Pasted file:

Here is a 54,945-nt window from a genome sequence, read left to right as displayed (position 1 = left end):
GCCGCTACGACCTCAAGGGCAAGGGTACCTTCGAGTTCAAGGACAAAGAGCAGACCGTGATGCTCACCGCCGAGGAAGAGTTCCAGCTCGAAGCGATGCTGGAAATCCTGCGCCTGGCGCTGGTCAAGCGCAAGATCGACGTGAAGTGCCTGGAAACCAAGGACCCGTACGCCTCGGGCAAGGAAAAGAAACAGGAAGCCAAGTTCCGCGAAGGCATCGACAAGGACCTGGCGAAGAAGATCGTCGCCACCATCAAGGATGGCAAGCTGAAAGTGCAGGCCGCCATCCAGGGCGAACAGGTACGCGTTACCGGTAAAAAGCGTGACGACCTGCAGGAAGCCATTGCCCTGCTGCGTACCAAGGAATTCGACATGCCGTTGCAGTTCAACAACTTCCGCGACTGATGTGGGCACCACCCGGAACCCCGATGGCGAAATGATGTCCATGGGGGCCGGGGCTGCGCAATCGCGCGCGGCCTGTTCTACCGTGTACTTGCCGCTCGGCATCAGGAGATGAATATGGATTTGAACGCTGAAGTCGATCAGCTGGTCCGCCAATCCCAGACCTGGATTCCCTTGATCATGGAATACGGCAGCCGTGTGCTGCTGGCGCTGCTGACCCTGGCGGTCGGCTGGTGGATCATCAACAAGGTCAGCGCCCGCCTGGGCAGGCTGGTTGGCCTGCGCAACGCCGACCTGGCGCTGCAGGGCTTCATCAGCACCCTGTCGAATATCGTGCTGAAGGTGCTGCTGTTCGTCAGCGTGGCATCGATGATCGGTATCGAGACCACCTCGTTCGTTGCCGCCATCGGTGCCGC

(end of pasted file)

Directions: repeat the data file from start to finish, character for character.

Here is a 54,945-nt window from a genome sequence, read left to right as displayed (position 1 = left end):
GCCGCTACGACCTCAAGGGCAAGGGTACCTTCGAGTTCAAGGACAAAGAGCAGACCGTGATGCTCACCGCCGAGGAAGAGTTCCAGCTCGAAGCGATGCTGGAAATCCTGCGCCTGGCGCTGGTCAAGCGCAAGATCGACGTGAAGTGCCTGGAAACCAAGGACCCGTACGCCTCGGGCAAGGAAAAGAAACAGGAAGCCAAGTTCCGCGAAGGCATCGACAAGGACCTGGCGAAGAAGATCGTCGCCACCATCAAGGATGGCAAGCTGAAAGTGCAGGCCGCCATCCAGGGCGAACAGGTACGCGTTACCGGTAAAAAGCGTGACGACCTGCAGGAAGCCATTGCCCTGCTGCGTACCAAGGAATTCGACATGCCGTTGCAGTTCAACAACTTCCGCGACTGATGTGGGCACCACCCGGAACCCCGATGGCGAAATGATGTCCATGGGGGCCGGGGCTGCGCAATCGCGCGCGGCCTGTTCTACCGTGTACTTGCCGCTCGGCATCAGGAGATGAATATGGATTTGAACGCTGAAGTCGATCAGCTGGTCCGCCAATCCCAGACCTGGATTCCCTTGATCATGGAATACGGCAGCCGTGTGCTGCTGGCGCTGCTGACCCTGGCGGTCGGCTGGTGGATCATCAACAAGGTCAGCGCCCGCCTGGGCAGGCTGGTTGGCCTGCGCAACGCCGACCTGGCGCTGCAGGGCTTCATCAGCACCCTGTCGAATATCGTGCTGAAGGTGCTGCTGTTCGTCAGCGTGGCATCGATGATCGGTATCGAGACCACCTCGTTCGTTGCCGCCATCGGTGCCGC